“We are not the sum of our weaknesses and failures. We are the sum of the Father’s love for us and the real capacity to become the image of His Son.”
John Paul II
 
Today is my mother’s birthday. (Many happy years, Mom!) No matter how much we might like to or try to we can’t get back to our birth weight. We can’t go back to being all cute and innocent like we were on the day of our birth. We can celebrate or dread the passing of the years, but we can never go back there. We can’t go back to the school yard, and we really can’t pick an age we like and stay there.
 
Today, we are the sum total of all the years, all the joys, all the sorrows, all the people, and all the events that we have experienced, and our reactions to all of that. We may wish something didn’t happen or that we didn’t react as we did, but the best we can do in some situations is learn from them and move on. We know that in some of our dealings we have had to apologize and in others we have had to forgive. Sometimes we have been able to grow in that relationship and sometimes, perhaps, we have grown apart. In our spiritual life, we can, in our relationship with God, return to where we were on the day of our Baptism. We have available to us in the sacramental Mystery of Reconciliation a Second Baptism.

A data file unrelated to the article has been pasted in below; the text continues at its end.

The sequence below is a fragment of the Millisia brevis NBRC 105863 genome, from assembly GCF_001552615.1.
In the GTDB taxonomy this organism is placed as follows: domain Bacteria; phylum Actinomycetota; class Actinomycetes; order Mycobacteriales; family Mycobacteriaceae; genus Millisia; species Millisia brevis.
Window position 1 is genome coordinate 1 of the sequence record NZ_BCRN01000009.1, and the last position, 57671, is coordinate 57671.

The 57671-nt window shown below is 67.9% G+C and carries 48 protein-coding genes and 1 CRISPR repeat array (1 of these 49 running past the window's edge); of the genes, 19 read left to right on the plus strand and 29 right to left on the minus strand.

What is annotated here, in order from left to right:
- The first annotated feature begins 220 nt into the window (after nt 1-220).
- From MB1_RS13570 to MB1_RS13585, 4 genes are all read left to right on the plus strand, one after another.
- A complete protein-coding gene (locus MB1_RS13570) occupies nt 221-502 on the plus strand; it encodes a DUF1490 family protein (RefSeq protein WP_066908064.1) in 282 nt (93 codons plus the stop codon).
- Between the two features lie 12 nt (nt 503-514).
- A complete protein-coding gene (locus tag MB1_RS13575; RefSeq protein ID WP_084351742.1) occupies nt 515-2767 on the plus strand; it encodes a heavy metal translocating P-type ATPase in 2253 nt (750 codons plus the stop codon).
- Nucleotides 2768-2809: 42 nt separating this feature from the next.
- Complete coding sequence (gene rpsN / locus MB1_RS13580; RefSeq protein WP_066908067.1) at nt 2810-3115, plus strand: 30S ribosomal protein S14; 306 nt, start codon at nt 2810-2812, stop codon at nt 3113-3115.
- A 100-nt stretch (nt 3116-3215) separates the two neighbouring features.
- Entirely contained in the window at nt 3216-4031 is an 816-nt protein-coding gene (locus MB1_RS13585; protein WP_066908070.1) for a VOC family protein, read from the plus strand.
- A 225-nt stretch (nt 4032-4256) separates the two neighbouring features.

Let’s not misunderstand this concept. No one needs to be re-baptized once they have become a member of the Body of Christ, the Church. Even those who were baptized into other Christian denominations or those who may not have practiced their faith for many years are still members of the Church. The Mystery of Reconciliation allows us to confess our sins, do penance or reparation for them, and most importantly, to be forgiven by God.
 
I think it naturally flows from this experience that we might wish to apologize to or ask forgiveness from any person we might have hurt in our sinfulness. We can return to the innocence of the day of Baptism. We can see ourselves once again dressed in white, having had our sins washed away. We can hold once again the lighted candle of our commitment, having been renewed and re-enlightened.
 
We can make our profession of faith and receive the Holy Eucharist in grace and thanksgiving. This is the season of forgiveness. We need to remind ourselves or be reminded of this fact. Many people try to make their annual Confession at this time of year, and many do not. I have spoken and written about this before. I don’t need anyone to go to Confession for my sake. I don’t get combat pay for listening to Confessions.
 
I encourage you to make a good Confession for YOU. If you’ve had a bad experience before or haven’t gone for a long time, don’t be afraid to try a new confessor. If you think you can’t forgive someone else or know that you can’t forgive yourself, make the effort anyway. If you struggle with physical health or mental health issues, or someone else’s sins or bad choices, or questions, or feelings, or loss, or your own sins or bad choices, know that I have seen other people in a similar place make tremendous progress with this healing sacrament. That’s my wish and prayer for you this Lenten season. Receive a Second Baptism in Confession. Think about it. Try it.
 
The author is a priest of the Byzantine Catholic Archeparchy of Pittsburgh


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